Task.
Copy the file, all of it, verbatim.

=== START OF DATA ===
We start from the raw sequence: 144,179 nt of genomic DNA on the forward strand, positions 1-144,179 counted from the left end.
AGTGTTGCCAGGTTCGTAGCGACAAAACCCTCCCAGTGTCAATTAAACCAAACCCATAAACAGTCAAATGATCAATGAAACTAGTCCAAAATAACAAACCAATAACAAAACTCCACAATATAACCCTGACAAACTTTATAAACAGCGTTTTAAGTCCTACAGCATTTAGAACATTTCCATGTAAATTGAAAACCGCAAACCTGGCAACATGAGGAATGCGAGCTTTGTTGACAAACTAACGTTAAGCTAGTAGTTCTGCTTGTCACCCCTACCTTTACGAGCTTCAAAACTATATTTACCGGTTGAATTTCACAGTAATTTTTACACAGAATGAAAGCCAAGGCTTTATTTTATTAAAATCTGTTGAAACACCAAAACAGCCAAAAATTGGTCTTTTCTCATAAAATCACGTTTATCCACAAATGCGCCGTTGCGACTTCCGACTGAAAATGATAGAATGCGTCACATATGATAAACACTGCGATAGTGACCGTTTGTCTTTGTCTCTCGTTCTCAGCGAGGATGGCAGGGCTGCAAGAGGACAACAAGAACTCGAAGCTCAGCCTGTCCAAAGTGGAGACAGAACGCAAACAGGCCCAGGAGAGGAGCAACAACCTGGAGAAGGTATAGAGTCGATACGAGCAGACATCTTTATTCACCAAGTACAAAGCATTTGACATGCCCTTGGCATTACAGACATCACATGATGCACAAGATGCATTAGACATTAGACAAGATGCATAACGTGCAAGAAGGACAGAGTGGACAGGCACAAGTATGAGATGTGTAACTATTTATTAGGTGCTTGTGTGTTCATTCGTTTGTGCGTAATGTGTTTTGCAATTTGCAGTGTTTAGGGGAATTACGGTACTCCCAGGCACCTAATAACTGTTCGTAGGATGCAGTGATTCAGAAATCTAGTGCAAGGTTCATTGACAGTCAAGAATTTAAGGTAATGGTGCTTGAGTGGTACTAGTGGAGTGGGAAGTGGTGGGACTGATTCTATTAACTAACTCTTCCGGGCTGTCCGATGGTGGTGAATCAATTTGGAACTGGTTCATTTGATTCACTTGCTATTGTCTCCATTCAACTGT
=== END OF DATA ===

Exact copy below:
We start from the raw sequence: 144,179 nt of genomic DNA on the forward strand, positions 1-144,179 counted from the left end.
AGTGTTGCCAGGTTCGTAGCGACAAAACCCTCCCAGTGTCAATTAAACCAAACCCATAAACAGTCAAATGATCAATGAAACTAGTCCAAAATAACAAACCAATAACAAAACTCCACAATATAACCCTGACAAACTTTATAAACAGCGTTTTAAGTCCTACAGCATTTAGAACATTTCCATGTAAATTGAAAACCGCAAACCTGGCAACATGAGGAATGCGAGCTTTGTTGACAAACTAACGTTAAGCTAGTAGTTCTGCTTGTCACCCCTACCTTTACGAGCTTCAAAACTATATTTACCGGTTGAATTTCACAGTAATTTTTACACAGAATGAAAGCCAAGGCTTTATTTTATTAAAATCTGTTGAAACACCAAAACAGCCAAAAATTGGTCTTTTCTCATAAAATCACGTTTATCCACAAATGCGCCGTTGCGACTTCCGACTGAAAATGATAGAATGCGTCACATATGATAAACACTGCGATAGTGACCGTTTGTCTTTGTCTCTCGTTCTCAGCGAGGATGGCAGGGCTGCAAGAGGACAACAAGAACTCGAAGCTCAGCCTGTCCAAAGTGGAGACAGAACGCAAACAGGCCCAGGAGAGGAGCAACAACCTGGAGAAGGTATAGAGTCGATACGAGCAGACATCTTTATTCACCAAGTACAAAGCATTTGACATGCCCTTGGCATTACAGACATCACATGATGCACAAGATGCATTAGACATTAGACAAGATGCATAACGTGCAAGAAGGACAGAGTGGACAGGCACAAGTATGAGATGTGTAACTATTTATTAGGTGCTTGTGTGTTCATTCGTTTGTGCGTAATGTGTTTTGCAATTTGCAGTGTTTAGGGGAATTACGGTACTCCCAGGCACCTAATAACTGTTCGTAGGATGCAGTGATTCAGAAATCTAGTGCAAGGTTCATTGACAGTCAAGAATTTAAGGTAATGGTGCTTGAGTGGTACTAGTGGAGTGGGAAGTGGTGGGACTGATTCTATTAACTAACTCTTCCGGGCTGTCCGATGGTGGTGAATCAATTTGGAACTGGTTCATTTGATTCACTTGCTATTGTCTCCATTCAACTGT